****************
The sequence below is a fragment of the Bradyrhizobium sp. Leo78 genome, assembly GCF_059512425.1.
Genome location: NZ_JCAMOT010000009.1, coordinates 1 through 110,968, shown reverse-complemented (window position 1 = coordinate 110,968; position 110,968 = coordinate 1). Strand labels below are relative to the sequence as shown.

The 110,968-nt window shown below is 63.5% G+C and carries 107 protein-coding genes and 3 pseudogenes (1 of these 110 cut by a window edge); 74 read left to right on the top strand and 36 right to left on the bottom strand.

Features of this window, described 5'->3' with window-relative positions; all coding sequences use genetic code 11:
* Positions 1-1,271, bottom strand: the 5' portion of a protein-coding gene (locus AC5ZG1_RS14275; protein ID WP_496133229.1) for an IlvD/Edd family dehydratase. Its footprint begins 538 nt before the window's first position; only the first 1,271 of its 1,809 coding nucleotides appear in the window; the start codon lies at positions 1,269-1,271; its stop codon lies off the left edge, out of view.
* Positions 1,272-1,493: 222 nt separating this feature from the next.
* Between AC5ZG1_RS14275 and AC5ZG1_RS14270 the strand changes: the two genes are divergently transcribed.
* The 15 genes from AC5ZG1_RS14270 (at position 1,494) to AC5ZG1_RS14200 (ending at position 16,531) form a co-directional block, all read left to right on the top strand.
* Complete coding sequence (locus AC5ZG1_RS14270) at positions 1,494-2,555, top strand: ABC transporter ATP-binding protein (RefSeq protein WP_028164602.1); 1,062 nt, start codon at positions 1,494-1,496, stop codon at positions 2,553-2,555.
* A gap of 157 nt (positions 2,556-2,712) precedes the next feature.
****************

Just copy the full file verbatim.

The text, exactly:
The sequence below is a fragment of the Bradyrhizobium sp. Leo78 genome, assembly GCF_059512425.1.
Genome location: NZ_JCAMOT010000009.1, coordinates 1 through 110,968, shown reverse-complemented (window position 1 = coordinate 110,968; position 110,968 = coordinate 1). Strand labels below are relative to the sequence as shown.

The 110,968-nt window shown below is 63.5% G+C and carries 107 protein-coding genes and 3 pseudogenes (1 of these 110 cut by a window edge); 74 read left to right on the top strand and 36 right to left on the bottom strand.

Features of this window, described 5'->3' with window-relative positions; all coding sequences use genetic code 11:
* Positions 1-1,271, bottom strand: the 5' portion of a protein-coding gene (locus AC5ZG1_RS14275; protein ID WP_496133229.1) for an IlvD/Edd family dehydratase. Its footprint begins 538 nt before the window's first position; only the first 1,271 of its 1,809 coding nucleotides appear in the window; the start codon lies at positions 1,269-1,271; its stop codon lies off the left edge, out of view.
* Positions 1,272-1,493: 222 nt separating this feature from the next.
* Between AC5ZG1_RS14275 and AC5ZG1_RS14270 the strand changes: the two genes are divergently transcribed.
* The 15 genes from AC5ZG1_RS14270 (at position 1,494) to AC5ZG1_RS14200 (ending at position 16,531) form a co-directional block, all read left to right on the top strand.
* Complete coding sequence (locus AC5ZG1_RS14270) at positions 1,494-2,555, top strand: ABC transporter ATP-binding protein (RefSeq protein WP_028164602.1); 1,062 nt, start codon at positions 1,494-1,496, stop codon at positions 2,553-2,555.
* A gap of 157 nt (positions 2,556-2,712) precedes the next feature.